Istanbul 01I wonder if he would be surprised to see the modern, rising Istanbul. With good roads, new houses, decent salaries, polite service, and stylish young people, among which every other is fluent in English. In fact, in Istanbul universities some disciplines are taught in English. As if continuing the good governmental tradition: to Europeanize the Turks under duress. As once Ataturk introduced fines for untidy clothes and spitting on the street.


If you believe Orhan Pamuk, a writer who won the Nobel Prize and a life-time Istanbul resident, the Turks have long languished for Europe. And it seems, not only in words. Even the numbers on their cars are suspiciously blue, as if the owners are just waiting to happily draw the white stars of the EU.


I had enough time to notice that in more than three-hour traffic jam. The reason was: thousands of Turks, and we together with them, were rushing to a new stadium for a U2 show. Three hours on the road. And in fact, we were driving only through the European side of the city. Perhaps if we had to get from the Asian coast, we would waste five hours.



Istanbul 10Oh yes, bridges across the Bosporus are the curse of any resident of Istanbul who needs to get from one part of the city to another. 12 million people and, sadly enough, only 2 bridges: during election time, they become a good way to manipulate people’s minds. To avoid the congestion, people prefer to sail on ferries for 1.5 lira (the standard ticket fee on any public mean of transportation); sometimes together with their cars – this ticket costs 16 liras.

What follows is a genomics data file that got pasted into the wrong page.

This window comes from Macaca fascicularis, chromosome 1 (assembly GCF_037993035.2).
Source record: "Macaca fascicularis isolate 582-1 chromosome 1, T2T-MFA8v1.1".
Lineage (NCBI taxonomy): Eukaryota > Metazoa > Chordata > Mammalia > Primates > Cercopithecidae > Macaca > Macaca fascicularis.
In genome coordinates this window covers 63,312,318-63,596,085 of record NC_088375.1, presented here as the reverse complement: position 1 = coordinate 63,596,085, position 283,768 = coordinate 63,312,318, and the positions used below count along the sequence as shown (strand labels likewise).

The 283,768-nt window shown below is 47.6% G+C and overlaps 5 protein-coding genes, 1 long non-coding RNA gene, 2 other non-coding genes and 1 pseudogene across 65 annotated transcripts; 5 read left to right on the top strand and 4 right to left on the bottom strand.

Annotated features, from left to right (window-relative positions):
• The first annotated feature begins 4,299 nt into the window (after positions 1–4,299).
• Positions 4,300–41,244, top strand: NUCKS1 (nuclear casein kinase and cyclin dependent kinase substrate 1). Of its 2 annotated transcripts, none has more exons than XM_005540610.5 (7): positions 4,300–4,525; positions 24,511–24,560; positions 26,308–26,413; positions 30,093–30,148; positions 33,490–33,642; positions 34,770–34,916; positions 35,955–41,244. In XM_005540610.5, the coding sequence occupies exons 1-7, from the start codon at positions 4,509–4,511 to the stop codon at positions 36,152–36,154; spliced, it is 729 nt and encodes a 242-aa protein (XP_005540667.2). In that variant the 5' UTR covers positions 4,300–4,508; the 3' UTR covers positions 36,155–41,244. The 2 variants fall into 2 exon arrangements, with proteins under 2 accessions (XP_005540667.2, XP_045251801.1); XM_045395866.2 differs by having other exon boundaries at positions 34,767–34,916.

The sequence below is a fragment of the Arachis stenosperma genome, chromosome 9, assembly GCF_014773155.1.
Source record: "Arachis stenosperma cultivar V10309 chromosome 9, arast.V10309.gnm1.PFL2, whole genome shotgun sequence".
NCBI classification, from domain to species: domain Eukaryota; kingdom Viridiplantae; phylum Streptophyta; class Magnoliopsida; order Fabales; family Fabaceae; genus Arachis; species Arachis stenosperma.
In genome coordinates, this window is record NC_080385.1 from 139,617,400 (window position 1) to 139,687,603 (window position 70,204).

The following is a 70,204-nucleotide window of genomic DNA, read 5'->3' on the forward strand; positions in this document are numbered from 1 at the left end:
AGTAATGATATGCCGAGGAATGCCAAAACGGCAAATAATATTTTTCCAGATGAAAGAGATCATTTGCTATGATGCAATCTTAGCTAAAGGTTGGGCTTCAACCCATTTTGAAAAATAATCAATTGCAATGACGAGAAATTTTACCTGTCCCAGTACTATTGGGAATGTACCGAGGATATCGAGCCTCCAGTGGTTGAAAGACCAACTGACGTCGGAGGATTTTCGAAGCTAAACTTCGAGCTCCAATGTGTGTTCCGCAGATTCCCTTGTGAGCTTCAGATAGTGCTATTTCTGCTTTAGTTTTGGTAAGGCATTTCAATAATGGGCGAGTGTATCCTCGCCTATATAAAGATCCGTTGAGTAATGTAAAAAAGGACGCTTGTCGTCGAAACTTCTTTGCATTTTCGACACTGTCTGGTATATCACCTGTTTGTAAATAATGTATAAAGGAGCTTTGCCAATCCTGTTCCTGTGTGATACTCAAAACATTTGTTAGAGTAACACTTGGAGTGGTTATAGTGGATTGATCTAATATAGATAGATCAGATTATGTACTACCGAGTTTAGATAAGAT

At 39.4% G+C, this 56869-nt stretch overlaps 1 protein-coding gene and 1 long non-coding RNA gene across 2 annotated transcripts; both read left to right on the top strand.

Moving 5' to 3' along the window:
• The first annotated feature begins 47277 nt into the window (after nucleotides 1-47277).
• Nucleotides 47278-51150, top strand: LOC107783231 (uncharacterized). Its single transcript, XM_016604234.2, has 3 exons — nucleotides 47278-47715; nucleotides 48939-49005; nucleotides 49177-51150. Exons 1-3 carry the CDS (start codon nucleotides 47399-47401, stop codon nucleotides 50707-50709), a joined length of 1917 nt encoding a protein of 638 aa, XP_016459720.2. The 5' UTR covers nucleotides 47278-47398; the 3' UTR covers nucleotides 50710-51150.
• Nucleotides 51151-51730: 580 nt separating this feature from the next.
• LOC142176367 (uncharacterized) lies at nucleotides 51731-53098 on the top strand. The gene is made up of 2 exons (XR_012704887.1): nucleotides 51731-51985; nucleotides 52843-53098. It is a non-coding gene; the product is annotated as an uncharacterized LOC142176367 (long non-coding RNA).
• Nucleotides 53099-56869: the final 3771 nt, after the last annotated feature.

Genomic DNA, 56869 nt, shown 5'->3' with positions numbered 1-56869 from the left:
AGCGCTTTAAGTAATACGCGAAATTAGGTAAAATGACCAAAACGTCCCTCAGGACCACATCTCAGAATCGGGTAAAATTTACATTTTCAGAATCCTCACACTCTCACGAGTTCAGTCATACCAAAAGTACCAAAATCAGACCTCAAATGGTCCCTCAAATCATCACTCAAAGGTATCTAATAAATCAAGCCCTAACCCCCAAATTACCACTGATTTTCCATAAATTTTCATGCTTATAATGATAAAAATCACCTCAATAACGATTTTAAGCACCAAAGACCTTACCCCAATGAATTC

We’re sailing to Eminonu, and from there, on foot to the Sultan Ahmed square, the magnet for tourists and pilgrims. Well, yes, 2.5 thousand years of history – there was enough time to store up values. Here are Hagia Sophia, Hippodrome square, Basilica Cistern, Blue Mosque, Topkapi Palace, the old hammams. As well as my passion: the Archaeological Museum with a sarcophagus of Alexander the Great and marble head of Sappho.

Istanbul 17



After long and lonely roaming about the city, you really want to have a word with someone. In Istanbul, sometimes unfortunately, sometimes fortunately, it is simply not a problem. On the Hippodrome square, a 30-year Istanbul resident, a student in psychology, is trying to sell me a book-guide. Stopping only to say “Thank you, no”, I get stuck for several hours. My new companion has in store a great deal of life stories, which he tirelessly transmits into the world with Nasreddin-like self-irony.


“Once I’ve made a stupid thing: I’ve left my new shoes before the doorstep of my apartment. And they were stolen. I thought it over, and decided to pop into the nearest secondhand. There, I said nothing about the theft, but colorfully explained that kind of shoes I had been long dreaming to buy. Shop assistant left and after a while brought the same shoes which had been stolen from me”.


“I can’t believe you bought them!”


“But of course!”


“I hope this time it was cheaper”.


“Yes, this time only 30 liras. Originally, they cost 120. But I was bargaining. After all, somebody wore those couple of times...”


As I mentioned, Istanbul is like a big market. And yes, they sell everything: from roasted chestnuts to stolen shoes. And sometimes even yours.

Istanbul 24

© Antonina Okinina